Caroline Heffernan says her condition defines her. 


"CF makes me more compassionate and more determined - I take nothing for granted because of it. It has given me a steel that I don't think I would have had otherwise. It makes me a better person."

It is a departure from most people who choose not to be defined by their illness. But it is a refreshing take on living with a disease like this. CF is a life-limiting disease that affects the lungs and digestive system. As you get older, the associated symptoms get more complex. 


Caroline, like most people with CF, has a daily routine that takes upwards of two hours. Up until last year, she was doing four hours of treatment a day. 


"Typically, this would include nebulisers, inhalers to open my airways. Saline solutions and mists to make it easier to cough up the sticky mucus and move the bacteria. Then physiotherapy, breathing exercises and anti-biotic nebulisers will aim to stop infections. It is hard to hold weight so I have to make sure I am eating correctly. It is impossible to understand the impact of living with this disability. It is a routine for me now, but others don't really understand what it is like - that every birthday, Christmas, Wedding, family event - I have to work around because I have to put my care first."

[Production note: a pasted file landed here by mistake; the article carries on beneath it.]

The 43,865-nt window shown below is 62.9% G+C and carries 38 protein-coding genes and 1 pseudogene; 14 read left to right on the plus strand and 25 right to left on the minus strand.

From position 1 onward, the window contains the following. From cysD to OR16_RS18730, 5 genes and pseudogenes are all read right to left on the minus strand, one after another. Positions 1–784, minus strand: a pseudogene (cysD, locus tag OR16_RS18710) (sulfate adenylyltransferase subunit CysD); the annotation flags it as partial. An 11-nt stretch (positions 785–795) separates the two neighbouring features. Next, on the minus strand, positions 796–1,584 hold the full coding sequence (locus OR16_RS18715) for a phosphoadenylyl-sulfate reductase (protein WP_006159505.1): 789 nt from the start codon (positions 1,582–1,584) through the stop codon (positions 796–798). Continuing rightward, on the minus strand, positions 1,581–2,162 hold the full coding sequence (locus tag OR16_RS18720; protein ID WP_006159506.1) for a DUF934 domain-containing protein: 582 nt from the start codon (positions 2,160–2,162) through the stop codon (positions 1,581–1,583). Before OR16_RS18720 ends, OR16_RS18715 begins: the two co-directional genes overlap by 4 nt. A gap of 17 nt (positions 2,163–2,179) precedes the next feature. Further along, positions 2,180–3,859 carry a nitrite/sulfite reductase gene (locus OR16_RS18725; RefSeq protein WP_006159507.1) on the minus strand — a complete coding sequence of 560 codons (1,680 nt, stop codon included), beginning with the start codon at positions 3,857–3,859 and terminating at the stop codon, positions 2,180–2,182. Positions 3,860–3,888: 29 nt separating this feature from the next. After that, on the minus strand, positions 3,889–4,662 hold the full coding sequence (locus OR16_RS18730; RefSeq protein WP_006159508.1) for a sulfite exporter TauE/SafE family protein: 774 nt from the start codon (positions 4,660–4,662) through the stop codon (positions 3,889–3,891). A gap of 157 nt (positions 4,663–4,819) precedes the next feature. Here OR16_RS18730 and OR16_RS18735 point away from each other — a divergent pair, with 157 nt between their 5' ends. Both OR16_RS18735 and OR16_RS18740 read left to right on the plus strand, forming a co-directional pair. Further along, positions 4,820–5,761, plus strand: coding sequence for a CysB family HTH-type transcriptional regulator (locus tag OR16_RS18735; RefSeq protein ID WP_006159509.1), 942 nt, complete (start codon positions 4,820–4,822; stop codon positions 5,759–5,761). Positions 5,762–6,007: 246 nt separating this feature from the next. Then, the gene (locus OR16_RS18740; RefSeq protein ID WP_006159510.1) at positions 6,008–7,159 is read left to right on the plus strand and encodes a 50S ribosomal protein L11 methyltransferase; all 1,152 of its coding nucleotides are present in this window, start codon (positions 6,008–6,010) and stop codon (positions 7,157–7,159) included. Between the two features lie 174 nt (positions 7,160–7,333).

She admits she found it hard when her children were young, to put her health ahead of their needs: 


"I had to prioritise my care so that I could look after my children. That sometimes meant that I had to say no to them while I was doing my treatment. It is so against a mother's nature to be selfish but I knew I had to feel well for my kids."

Caroline now works part-time as an advocate for Cystic Fibrosis Ireland and hopes she can raise awareness about the condition. 


"There is no visible sign of this condition. I am not disabled - but I do have a disability. My lungs don't work. Instead of limiting me, though, it makes me more determined to do more, to be more, to always participate. It has made me a better person."

If you would like to understand more about CF and what it is like to live with it, the charity will be on hand at Tayto Park on Saturday the 14th October to mark 'Cystic Fibrosis Day' and will be asking the public to breath into a straw to get an indication what it feels like to breath when you have CF. 


Tayto Park has also announced that €2 for every entry that day will be donated to Cystic Fibrosis Ireland and staff will be on hand with information packs to explain to people on the services and support Cystic Fibrosis Ireland provide.